Penalties: -1 for some of the stories not living up to their excellent premises and characters

Nerd Coefficient: 8/10 “well worth your time and attention”


POSTED BY: Chloe, speculative fiction fan in all forms, monster theorist, and Nerds of a Feather blogger since 2016.

Reference: Due, Tananarive Ghost Summer: Stories [Prime, 2016]  

Monday, November 28, 2016

NERD MUSIC: Interview with Vampire Step-Dad

NERD MUSIC is excited to present an interview with Vampire Step-Dad, a high-concept synthwave act by an up-and-coming artist in the scene. [Disclaimer: The G mastered Vampire Step-Dad's last two releases.] Please join Vlad and I as we talk music, nerdery and '80s pop culture! And if you like what you see/hear, you can support Vampire Step-Dad by purchasing his music via Bandcamp, and follow him on Facebook and Twitter, where he is very active.

Thanks for "sitting down" with me! To begin, how did you get into making synthwave music?

Glad to be "here." To answer your question, I first discovered synthwave from a video on YouTube called "MiniDrones Blew Up My Toys!" It's this awesome video where RC cars and mini quadcopters are fighting, using explosions and it's all stylized like a Michael Bay movie. But good. Anyway, they used "Hang 'Em All" by Carpenter Brut, and I was instantly in love. This was just before EP III came out, so just after finding him, he released EP III and I was blown away. It sounded familiar but different than anything I'd heard before. It took me a month or two to look into what style of music it was, and that's when I discovered Synthwave. I was instantly fascinated and had to try and make some myself.

One of the things I love about Vampire Step-Dad is the concept, the idea that the music is made by the protagonist in an Alf-like sitcom. How did you come up with that?

Well, I knew I needed something really original. At first I was thinking of a "name" style, like "Skip Tracer" or something like that, but I realize it had two flaws: 1. It was already taken by a country band 2. Personal names are easily forgotten. "Was it Chip Tracker? Skip Lazer? I know it was a name of some sort..." So I had to avoid that route. The most important thing to me was that it screamed "80s" all on it's own. There was plenty of trope names already, nights, neon, lazer, had all been done to death. And on top of that I've never really been able to take myself too seriously, so I didn't want to try to put on airs of badassness.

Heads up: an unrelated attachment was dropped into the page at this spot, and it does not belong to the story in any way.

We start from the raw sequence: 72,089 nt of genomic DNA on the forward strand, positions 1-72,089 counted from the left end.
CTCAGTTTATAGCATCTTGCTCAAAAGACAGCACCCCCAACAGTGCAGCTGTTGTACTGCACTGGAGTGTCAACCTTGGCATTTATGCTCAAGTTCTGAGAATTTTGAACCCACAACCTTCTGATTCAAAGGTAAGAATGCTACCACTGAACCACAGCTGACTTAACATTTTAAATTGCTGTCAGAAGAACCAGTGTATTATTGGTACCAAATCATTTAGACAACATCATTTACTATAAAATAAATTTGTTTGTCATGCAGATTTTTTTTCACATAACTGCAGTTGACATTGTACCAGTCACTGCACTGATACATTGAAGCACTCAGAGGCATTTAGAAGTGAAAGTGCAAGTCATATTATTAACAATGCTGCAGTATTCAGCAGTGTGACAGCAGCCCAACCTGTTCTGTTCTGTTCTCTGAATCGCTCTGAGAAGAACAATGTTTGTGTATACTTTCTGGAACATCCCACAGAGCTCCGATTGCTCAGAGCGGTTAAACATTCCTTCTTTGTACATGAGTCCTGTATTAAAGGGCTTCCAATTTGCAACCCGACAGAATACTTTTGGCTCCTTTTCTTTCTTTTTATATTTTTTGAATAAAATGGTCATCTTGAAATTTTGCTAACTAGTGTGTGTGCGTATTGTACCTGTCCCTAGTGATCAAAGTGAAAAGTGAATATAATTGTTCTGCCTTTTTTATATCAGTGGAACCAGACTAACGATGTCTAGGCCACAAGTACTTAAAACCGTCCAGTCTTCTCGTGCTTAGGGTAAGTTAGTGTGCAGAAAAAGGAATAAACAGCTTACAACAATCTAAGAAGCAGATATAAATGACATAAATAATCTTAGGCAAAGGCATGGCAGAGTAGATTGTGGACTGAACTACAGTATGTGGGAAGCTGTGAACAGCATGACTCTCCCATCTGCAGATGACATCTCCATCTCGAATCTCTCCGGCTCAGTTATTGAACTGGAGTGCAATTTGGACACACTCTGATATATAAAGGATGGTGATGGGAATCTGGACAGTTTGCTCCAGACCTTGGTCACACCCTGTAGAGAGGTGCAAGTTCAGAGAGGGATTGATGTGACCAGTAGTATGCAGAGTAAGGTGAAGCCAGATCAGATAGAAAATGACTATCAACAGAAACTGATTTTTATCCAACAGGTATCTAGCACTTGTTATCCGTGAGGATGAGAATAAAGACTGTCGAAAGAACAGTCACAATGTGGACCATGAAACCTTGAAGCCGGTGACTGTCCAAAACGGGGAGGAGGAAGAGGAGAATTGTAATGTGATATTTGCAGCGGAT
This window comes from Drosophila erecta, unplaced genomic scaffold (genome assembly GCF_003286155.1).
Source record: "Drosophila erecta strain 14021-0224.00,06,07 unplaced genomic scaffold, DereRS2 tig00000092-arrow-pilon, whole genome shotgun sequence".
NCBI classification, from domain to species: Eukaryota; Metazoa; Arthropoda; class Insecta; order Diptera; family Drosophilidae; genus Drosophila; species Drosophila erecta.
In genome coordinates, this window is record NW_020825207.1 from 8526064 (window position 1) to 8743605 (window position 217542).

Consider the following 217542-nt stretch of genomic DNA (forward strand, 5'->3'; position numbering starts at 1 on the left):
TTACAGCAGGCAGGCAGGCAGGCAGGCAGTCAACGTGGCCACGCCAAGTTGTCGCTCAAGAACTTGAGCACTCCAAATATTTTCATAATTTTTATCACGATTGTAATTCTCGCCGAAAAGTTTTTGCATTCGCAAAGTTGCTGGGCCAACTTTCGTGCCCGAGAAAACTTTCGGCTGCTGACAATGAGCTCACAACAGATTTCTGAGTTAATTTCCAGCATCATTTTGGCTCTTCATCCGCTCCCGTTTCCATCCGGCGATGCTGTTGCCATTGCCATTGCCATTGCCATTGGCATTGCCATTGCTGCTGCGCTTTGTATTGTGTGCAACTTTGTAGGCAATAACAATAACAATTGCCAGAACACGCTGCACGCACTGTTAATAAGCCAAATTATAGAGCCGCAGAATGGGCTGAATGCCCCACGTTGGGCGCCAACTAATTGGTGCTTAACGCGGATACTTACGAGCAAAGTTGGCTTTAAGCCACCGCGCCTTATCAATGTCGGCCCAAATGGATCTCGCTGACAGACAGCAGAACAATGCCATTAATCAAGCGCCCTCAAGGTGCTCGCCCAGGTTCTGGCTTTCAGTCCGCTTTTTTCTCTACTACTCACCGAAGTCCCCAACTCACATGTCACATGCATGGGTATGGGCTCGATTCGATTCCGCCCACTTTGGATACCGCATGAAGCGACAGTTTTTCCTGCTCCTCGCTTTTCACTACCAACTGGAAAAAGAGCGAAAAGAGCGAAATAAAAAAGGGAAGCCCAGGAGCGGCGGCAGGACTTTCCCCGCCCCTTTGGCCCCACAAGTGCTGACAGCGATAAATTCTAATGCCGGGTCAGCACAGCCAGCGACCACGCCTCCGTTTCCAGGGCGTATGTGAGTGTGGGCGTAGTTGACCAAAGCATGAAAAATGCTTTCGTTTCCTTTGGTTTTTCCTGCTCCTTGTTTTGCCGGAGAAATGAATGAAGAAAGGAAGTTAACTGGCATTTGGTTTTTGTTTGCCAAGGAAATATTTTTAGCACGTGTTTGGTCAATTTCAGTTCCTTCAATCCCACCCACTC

So I thought hard about what I experienced the most out of the 80s. For me, it was the TV shows. I loved 80s action movies, but if I'm honest, most of what I watched was family sitcoms. Cosby Show, Family Ties, Alf, as you mentioned. So I knew I wanted to go that route. Expounding on this, the 80's had a lot of non-nuclear families, like My Two Dads and Three Men and a Baby. So that was another facet that said "80s" to me. And LASTY, you know... monsters.

Zombies are overdone, werewolf didn't roll of the tongue very well, and Frankenstein's Monster would leave you too limited. So, Vampire + Step-Dad. It fit all my needs. It sounded 80s. It was memorable, because it makes you immediately start imaging what he'd look like and what situations that could cause. And it aligned with my sense of humor very well. Of course, I didn't realize "Stepdad" is the proper way to spell it until after I got my logo designed, so I had to embrace my own idiocy and run with the dash. (Yeah, that's right, dad jokes. brace yourself.)

You explore different aspects of '80s pop culture in your music. Is this a conscious part of your creative process, or something that emerges organically?

Very, very conscious. My attraction to synthwave is all about the nostalgia. I totally respect the guys making old sound new (like Carpenter Brut) but for me, I want to sound like someone forgot to release the soundtrack to an old movie you've not seen before. Also, with the way I write, sporadically and with no real theme, it serves me well to just go with what's inspiring me at the moment, and see where it takes me. This is why it surprises me when people say my release have any sort of coherence. But hey, I'm not going to argue with anyone that's liking my stuff. But yes, ultimately, I want the first few chords of a song to scream "THIS IS AN 80S SONG! GET IT? DOESN'T THIS FEEL SOOO 80S?" Some people think this is a path that leads to a dead end, but oh well. Maybe I'll shift gears when I feel like it. Right now: EIGHTIES.

When I first heard "Green Berets for Breakfast," I felt like it was straight out of a Stallone and Schwarzenegger buddy flick that was never made, but should have been. A live action Contra. Or Ikari Warriors.